At this point, it sounds like it will wind up being a cost savings to operate the system for sure, and may also set me up well in the future to install A/C using the heat pump (house currently is planned to passively cool with overhangs, solar defense glazing, and window layout designed to take advantage of stack effect...during our very hot summer it already did a good job staying fairly cool with no interior insulation).

    The downside is obviously initial cost and whether I can fit it into the budget, as well as whether the increased complexity of install is worth it. After talking with my radiant guy again, it sounds like the reason he can pass on the low cost of the unit is because he bought out the inventory of a local HVAC store that was going under. He states that parts are available from the factory for the unit and that it would carry a standard factory warranty.

  7. ndills | | #7

    Here is a link I found to what looks like the exact unit.

  8. Dana1 | | #8

    On p.9 (p.10, pdf pagination) you'll see that with 115F EWT at 17F outdoor temp (near your design temp), the thing cranks out over 3 tons (1-ton=12,000 BTU/hr) even if glycol loaded.) That's 26-40,000 BTU/hr to cover a load that's probably less than 25,000 BTU/hr.

    It's capacity at an even lower water temp (and higher outdoor temp) will be even higher.

    Because the thing is going to be ridiculously oversized for even the whole-house load and radiation, sizing and control of the buffer tank are critical for both equipment longevity and efficiency.

  9. DIYJester | | #9

    I've got one of the 25Kw Argo units and can tell you at best you get 1:1. I have easily spent $400 + in a month when trying to use my floor heat. My situation does differ in the fact that the builder didn't know what air sealing was and completely forgot to insulate the slab.

  10. charlie_sullivan | | #10

    Looks like it's way oversized, but you are getting a good deal on it. And unlike a regular forced air system, there's no penalty for oversizing, as long as the buffer tank is big enough. It sounds like your contractor understands that. A big tank would also be a good investment for being able to allow the utility to time your electricity use according the needs of the grid once there are systems and incentives to do that.

    If you run lower temperature water than the 115 it's spec'd for, you'd get higher COP and higher heating capacity. Ideally there would be a smart control system to automatically adjust that setpoint as needed but I haven't seen one I like for a system like this. But even if you leave it at, say 105 year round. you still save a lot vs. the electric boiler.

    Do you have any nearby neighbors? You have enough capacity that you could run an insulated pipe to your neighbor and sell them some heat.

  11. ndills | | #11

    Thanks for all the replies guys, this has made my decision process a lot easier. I talked to a buddy of mine who builds high end green homes in the area and he said that he is actually considering starting to go to the air to water heat pumps too.

    One thing that seems like a potential nice benefit to having the unit be oversized is that in the next 3-5 years we plan on adding a detached garage/ shop/ ADU about 20' from the side of the house where the compressor will be located. I would assume that given it's oversizing for the job I would probably be able to run radiant heat to the shop/ADU and not max out the units capacity, which is a nice way to future-proof my project.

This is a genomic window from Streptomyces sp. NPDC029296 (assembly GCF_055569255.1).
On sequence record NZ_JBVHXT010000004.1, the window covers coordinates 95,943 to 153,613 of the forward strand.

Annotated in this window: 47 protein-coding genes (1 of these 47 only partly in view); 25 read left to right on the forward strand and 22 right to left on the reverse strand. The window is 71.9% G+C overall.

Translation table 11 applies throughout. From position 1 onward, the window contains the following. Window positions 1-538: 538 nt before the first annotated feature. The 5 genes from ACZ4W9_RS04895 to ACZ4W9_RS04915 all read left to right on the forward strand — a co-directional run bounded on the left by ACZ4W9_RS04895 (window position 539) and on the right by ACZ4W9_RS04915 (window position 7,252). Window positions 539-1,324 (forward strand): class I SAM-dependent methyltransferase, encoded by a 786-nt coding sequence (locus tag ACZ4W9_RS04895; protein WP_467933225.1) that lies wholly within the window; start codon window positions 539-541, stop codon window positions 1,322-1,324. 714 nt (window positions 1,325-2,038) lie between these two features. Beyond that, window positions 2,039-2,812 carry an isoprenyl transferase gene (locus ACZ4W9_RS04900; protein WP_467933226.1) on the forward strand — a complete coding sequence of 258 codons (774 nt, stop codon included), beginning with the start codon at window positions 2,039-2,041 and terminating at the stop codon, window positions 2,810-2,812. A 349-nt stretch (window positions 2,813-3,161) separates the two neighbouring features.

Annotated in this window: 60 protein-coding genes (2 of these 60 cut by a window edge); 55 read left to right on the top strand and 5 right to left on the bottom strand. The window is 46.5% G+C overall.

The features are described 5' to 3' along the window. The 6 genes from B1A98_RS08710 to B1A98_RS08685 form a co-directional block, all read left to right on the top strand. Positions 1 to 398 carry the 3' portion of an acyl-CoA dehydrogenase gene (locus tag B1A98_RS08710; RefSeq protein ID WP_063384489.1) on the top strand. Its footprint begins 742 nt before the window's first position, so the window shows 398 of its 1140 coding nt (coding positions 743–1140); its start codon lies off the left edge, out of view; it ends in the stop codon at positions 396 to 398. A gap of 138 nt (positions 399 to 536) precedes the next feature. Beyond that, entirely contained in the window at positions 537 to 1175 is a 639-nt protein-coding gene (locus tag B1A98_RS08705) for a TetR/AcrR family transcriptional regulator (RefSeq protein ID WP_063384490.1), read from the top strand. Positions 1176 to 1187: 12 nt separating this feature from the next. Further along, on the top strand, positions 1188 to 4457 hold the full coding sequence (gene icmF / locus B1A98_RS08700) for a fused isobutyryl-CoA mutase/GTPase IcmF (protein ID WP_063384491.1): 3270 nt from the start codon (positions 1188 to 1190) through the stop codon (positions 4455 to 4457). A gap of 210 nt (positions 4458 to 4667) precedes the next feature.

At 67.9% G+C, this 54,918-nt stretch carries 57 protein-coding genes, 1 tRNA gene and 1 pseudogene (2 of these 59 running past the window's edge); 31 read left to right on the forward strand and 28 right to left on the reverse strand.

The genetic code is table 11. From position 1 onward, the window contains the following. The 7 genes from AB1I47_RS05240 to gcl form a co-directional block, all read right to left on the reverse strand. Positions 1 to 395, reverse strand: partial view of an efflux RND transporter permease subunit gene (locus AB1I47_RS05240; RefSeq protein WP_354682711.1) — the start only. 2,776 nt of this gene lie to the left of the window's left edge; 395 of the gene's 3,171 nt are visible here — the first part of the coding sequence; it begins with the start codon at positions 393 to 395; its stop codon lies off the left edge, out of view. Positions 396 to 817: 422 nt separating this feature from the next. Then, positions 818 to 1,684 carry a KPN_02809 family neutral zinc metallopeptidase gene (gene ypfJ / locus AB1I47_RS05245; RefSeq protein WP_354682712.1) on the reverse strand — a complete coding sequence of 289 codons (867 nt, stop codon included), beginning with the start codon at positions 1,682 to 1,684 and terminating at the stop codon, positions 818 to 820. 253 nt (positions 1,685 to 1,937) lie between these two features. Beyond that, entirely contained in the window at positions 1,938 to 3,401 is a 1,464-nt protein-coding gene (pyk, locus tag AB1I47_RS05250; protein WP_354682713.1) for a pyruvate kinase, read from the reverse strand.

12. Expert Member
    Dana Dorsett | | #12

    I doubt building a buffer tank big enough to time-shift the power use makes financial sense, even with time of use rates, but undersizing the buffer and having it short-cycle would be a problem.

    I'm still trying to figure out how the contractor can do this with only $3.3k more than an electric boiler. Buffer tanks of any significant size can be pretty expensive in themselves, and I doubt very much that the 5 ton chiller costs less than $2K f.o.b. the distributor's loading dock, then there's the design time, the extra control hardware, etc.

    Putting crayon to napkin here ( lipstick to mirror? ) a 50 gallon buffer has ~400 lbs of water in it. If controlled to swing from 100F to 125F that 25F delta takes 25F x 400lbs= 10,000 BTU. At 50, 000 BTU/hr (about the capacity this unit has has at your ~35-40F mid-January average temp with 115F LWT) that's about a 0.2 hour cycle= 12 minutes. When it's 45F outside the thing puts out about 60K, which shortens the cycle to about 10 minutes, which is about as short as you'd want it to be. If controlled to a much narrower temperature swing or with much less thermal mass it incurs an efficiency penalty. When bumping along in sub-5 minute bursts it begins to look like an outright efficiency disaster.

    It'll be hard to run it with swings more than 25F, and an LWT of 125F is already of dubious efficiency, so you really NEED the water temp requirements for the radiation to be lower than 100F or a much bigger buffer (to allow smaller temp swings in the buffer) to get decent efficiency out of it.

  13. user-2890856 | | #13

    The question is , What is your lowest heat load expected to be ? Then and only then can you begin to properly size your buffer to eliminate short cycling of the HP .

    Minimum firing rate - smallest zone = BTU surplus

    BTU surplus x desired minimum run time ( usually 10 minutes) = cycle factor

    Cycle factor / Delta T x 500 = tank capacity . Delta T for radiant floor is a recommended 10*

Log in or create an account to post an answer.


Recent Questions and Replies

  • |
  • |
  • |
  • |